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In re Emma C.

Supreme Court of Maine

January 23, 2018


          Submitted On Briefs: January 11, 2018

          Richard Charest, Esq., Lewiston, for appellant father

          Janet T. Mills, Attorney General, and Meghan Szylvian, Asst. Atty. Gen., Office of the Attorney General, Augusta, for appellee Department of Health and Human Services


          PER CURIAM.

         [¶1] The father of Emma C. appeals from a judgment of the District Court (Lewiston, Lawrence, J.) terminating his parental rights to eleven-year-old Emma pursuant to 22 M.R.S. § 4055(1)(A)(1)(a) and (B)(2)(a), (b)(ii)-(iv) (2017).[1] He challenges the sufficiency of the evidence as to unfitness as well as the court's finding and discretionary determination that termination was in the child's best interest. Additionally, the father contends that the court should have ordered a permanency guardianship instead of terminating his parental rights. We affirm the judgment because the evidence supports both the court's factual findings and its discretionary determinations.

         I. BACKGROUND

         [¶2] Competent record evidence supports the court's findings, by clear and convincing evidence, that the father is unwilling or unable to take responsibility for the child within a time that is reasonably calculated to meet her needs; that the father failed to make a good faith effort to rehabilitate and reunify with the child; that the father abandoned the child; and that termination of the father's parental rights, as opposed to a permanency guardianship, is in the child's best interest. These findings and discretionary determinations are based on the following supported findings of fact:

The Department filed a Petition For Child Protection Order regarding [the child] on April 29, 2016.... Around that time, [the permanency caseworker for the Department] tried to contact [the father] at the phone number he provided to the Department, but it did not work. [She] then tried to serve [him] with the Petition at the residence stated on his license, but there was nobody there. [She] left her card at the residence, but never heard from [him]. Nevertheless, [he] showed up for the summary preliminary hearing on the preliminary protection order on May 9, 2016, and waived his right to the hearing. While at the court, [he] asked for a meeting to discuss visitation with [the child] and that meeting was set for the next morning. On May 10, 2016, [the permanency caseworker], the [guardian ad litem (GAL)] and [the father's attorney] were present for the meeting on visitation, however, [the father] failed to appear. Shortly after missing the May 10thmeeting, having agreed to leave [the child] in the Department's custody, [the father] moved to Florida without telling the Department that he was doing so.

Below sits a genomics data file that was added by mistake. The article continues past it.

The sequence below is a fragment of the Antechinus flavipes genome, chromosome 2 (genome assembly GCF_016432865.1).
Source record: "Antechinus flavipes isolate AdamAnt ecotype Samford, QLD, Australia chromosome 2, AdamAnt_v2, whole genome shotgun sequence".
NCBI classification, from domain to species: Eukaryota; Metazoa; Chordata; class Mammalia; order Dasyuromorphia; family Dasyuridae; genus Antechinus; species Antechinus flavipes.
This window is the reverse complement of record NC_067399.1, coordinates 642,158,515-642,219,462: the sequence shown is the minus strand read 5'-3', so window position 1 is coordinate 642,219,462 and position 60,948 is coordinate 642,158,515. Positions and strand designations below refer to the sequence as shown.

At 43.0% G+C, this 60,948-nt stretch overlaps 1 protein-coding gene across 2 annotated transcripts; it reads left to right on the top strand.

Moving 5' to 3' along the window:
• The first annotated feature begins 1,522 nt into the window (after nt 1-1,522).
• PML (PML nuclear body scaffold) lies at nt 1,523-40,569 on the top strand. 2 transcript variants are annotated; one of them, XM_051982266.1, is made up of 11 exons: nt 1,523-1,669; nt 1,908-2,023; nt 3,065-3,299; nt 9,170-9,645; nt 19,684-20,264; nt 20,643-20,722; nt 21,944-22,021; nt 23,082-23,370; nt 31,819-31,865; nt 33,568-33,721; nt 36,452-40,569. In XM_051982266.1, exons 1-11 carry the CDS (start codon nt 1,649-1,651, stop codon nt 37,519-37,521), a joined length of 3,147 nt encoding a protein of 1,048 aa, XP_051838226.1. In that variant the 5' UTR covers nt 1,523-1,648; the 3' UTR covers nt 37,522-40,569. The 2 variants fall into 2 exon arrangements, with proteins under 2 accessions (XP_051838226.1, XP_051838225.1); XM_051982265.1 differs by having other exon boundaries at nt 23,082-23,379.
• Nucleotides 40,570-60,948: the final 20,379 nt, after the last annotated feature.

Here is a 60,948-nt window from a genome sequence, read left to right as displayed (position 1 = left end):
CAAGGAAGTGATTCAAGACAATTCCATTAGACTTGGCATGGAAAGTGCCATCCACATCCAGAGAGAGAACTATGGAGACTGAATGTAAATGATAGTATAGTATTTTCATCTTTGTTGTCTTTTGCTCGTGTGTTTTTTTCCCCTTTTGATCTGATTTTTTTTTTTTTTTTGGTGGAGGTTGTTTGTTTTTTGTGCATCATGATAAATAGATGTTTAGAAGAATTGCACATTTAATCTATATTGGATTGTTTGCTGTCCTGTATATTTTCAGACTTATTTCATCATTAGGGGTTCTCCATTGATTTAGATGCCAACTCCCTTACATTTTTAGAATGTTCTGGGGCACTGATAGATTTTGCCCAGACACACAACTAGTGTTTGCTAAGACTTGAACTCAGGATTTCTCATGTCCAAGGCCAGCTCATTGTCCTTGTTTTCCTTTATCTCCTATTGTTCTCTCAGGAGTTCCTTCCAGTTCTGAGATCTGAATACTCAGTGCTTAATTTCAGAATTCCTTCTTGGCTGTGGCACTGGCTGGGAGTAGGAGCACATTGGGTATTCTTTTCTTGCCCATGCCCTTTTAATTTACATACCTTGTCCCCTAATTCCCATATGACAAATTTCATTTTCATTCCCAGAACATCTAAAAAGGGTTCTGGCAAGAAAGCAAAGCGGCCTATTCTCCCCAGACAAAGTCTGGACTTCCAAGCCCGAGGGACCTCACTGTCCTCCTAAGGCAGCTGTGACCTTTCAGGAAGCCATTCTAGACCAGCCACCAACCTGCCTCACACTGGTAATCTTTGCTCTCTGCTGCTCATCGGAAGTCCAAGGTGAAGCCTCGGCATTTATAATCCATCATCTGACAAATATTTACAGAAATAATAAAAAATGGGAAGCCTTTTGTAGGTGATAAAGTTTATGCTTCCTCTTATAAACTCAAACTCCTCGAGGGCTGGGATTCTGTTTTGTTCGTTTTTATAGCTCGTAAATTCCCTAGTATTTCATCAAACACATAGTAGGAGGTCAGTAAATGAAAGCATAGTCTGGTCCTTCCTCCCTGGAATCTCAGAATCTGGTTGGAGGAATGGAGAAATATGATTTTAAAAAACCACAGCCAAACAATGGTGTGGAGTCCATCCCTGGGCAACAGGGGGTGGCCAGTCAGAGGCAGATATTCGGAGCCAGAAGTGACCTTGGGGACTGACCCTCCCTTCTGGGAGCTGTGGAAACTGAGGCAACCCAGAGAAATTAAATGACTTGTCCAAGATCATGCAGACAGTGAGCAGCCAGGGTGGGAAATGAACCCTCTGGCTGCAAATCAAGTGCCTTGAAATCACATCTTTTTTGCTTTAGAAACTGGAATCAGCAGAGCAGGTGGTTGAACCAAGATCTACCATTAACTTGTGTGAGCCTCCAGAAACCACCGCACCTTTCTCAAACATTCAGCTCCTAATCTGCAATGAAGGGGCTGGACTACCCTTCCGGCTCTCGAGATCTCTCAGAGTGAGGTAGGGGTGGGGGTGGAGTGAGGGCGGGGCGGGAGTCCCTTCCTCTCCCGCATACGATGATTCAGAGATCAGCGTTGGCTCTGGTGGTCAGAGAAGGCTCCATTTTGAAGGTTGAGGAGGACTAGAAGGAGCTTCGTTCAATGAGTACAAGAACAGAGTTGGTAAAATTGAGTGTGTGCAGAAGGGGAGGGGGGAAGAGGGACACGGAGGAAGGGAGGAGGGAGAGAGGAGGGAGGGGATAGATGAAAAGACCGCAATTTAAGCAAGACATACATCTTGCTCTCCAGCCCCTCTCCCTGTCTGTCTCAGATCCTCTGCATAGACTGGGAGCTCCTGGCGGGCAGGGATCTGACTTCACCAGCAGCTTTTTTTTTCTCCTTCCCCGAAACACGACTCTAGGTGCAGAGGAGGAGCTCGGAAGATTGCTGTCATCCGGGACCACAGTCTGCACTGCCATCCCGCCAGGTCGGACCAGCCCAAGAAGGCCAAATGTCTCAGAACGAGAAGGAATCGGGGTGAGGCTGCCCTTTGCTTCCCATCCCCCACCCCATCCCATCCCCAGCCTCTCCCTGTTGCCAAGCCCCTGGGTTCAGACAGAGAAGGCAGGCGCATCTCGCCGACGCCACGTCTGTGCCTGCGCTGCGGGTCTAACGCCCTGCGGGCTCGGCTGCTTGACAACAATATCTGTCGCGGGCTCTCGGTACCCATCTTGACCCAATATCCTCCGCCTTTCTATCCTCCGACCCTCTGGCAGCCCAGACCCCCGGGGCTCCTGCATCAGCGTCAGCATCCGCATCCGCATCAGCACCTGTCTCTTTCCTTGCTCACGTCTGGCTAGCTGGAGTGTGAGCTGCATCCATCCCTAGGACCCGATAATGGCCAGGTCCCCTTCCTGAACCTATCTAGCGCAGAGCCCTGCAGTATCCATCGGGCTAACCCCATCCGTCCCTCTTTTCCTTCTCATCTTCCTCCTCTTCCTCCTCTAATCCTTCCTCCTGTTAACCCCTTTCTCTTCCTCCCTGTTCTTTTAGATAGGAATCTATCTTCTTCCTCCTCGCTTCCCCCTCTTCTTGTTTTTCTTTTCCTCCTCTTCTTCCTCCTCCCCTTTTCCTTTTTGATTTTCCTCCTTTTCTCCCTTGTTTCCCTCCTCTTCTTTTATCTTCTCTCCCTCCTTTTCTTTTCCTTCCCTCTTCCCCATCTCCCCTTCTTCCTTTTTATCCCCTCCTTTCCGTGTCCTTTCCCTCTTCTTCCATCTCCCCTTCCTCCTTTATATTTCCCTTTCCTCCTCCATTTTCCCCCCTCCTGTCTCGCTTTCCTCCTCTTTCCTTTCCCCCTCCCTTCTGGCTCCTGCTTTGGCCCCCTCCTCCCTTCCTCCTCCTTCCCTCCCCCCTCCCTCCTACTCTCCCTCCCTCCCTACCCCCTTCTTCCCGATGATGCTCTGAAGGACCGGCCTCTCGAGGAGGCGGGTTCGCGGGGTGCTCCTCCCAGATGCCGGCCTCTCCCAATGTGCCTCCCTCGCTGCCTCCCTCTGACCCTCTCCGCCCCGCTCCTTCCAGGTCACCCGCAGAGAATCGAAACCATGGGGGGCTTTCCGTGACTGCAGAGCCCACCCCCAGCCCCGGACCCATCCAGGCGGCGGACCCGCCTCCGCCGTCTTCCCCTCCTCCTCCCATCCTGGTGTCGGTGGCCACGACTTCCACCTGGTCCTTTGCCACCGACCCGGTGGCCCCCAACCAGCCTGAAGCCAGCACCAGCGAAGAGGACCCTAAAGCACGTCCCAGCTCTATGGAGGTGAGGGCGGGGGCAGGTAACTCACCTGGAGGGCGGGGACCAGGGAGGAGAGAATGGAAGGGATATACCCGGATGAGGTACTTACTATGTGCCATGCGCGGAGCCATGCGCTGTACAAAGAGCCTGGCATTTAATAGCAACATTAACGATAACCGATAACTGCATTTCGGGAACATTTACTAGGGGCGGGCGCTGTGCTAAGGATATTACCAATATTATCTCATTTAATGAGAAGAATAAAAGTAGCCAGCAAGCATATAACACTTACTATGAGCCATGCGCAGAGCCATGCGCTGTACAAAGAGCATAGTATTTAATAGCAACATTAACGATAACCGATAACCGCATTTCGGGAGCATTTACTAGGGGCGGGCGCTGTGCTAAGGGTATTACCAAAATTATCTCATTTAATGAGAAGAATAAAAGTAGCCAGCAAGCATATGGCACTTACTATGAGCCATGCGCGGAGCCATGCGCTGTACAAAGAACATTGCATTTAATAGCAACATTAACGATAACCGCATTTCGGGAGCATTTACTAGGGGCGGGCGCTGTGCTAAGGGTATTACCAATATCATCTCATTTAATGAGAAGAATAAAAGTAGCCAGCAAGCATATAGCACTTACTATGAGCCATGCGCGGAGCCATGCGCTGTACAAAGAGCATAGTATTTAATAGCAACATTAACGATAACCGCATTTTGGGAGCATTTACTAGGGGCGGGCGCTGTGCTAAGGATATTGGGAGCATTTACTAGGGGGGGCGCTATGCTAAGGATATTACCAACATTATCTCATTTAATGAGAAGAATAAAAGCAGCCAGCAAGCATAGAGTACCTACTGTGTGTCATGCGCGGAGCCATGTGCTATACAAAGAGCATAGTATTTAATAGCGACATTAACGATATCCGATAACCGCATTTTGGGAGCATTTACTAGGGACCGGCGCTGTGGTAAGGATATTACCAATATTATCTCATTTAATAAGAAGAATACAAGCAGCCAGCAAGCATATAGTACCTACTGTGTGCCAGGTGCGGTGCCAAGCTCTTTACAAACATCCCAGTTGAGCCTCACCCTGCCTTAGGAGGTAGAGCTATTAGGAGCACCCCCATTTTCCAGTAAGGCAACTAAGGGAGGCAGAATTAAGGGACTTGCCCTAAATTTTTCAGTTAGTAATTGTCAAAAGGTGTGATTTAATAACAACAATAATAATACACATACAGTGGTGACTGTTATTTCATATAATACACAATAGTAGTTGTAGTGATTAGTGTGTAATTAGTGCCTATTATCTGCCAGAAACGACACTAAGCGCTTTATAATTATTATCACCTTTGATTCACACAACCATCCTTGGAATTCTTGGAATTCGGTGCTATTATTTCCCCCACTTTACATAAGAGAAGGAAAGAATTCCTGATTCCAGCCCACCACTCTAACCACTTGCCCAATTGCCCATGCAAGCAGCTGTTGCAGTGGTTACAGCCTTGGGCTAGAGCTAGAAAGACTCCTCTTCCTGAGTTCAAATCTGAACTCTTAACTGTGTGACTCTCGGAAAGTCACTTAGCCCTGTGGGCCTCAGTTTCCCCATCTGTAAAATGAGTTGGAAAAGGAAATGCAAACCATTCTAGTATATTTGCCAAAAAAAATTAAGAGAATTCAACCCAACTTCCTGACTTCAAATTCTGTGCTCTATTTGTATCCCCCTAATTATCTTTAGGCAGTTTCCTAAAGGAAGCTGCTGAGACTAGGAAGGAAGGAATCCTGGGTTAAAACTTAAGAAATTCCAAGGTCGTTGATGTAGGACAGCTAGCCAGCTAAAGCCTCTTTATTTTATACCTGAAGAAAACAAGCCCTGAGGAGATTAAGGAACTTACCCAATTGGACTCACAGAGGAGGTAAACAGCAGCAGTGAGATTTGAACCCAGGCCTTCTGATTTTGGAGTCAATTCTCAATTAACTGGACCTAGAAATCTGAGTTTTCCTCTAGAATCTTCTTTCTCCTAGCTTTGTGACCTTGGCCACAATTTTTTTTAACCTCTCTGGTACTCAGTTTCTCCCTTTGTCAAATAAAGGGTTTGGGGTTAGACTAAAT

... According to [the permanency caseworker], in a May 9thinterview, [the child] told her that [the father] rarely ever had contact with her; maybe five times in the preceding five years according to memory. During that interview, [the child] appeared to be very anxious about seeing [the father] due [to] having little contact with him in the preceding five years. After pausing to consider the prospect of seeing [her father], [the child] told [the permanency caseworker] that she did not want to have contact with him
... A Jeopardy Order as to [the father] was granted on July 11, 2016, after [the father] failed to appear for the hearing. Jeopardy as to [the father] was due to the risk to [the child] for serious physical harm, serious emotional harm and/or serious neglect based on his substance abuse and inability to protect her from the jeopardy posed by [her mother] ([the child] was exposed to drug use and paraphernalia by her mother and [the father] was not aware of or did not take any steps to protect [the child] from [the mother's] behaviors) and his lack of a relationship with [the child]. [The father's] criminal history, including domestic violence assault, also raised issues of concern in regard to [the child]
[The father] testified that he currently is residing in ... Florida, in a hotel. ... He has not had any contact with [the child] since April of 2016. . . . [The father] acknowledged that because he was a transient when this matter began, he was unable to fight for custody of [the child]. He also acknowledged that he had not fought for custody of [her] even though she was in the Department's custody because [she] had been placed with [the foster parents] and he understood that [the foster mother] was a good mother. When [the father] failed to appear at the judicial review conducted on December 15, 2016, the court issued a cease reunification order for him due to his lack of involvement with the Department, the court proceedings in this case, the required services and contact with [the child].
... While [the father] is willing to let [the child] remain with [the foster family], he does not agree to the termination of his parental rights to [the child]. Consequently, [the father] wants the court to create a permanency guardianship for [the child] with the [foster parents]. The court notes, however, that it has been over a year since [the father] has had any contact with [the child]
. . . [The father's] plan to remain in Florida and attempt reunification with [the child] twice a month does not impress the court as being either well conceived or really committed to meeting ...

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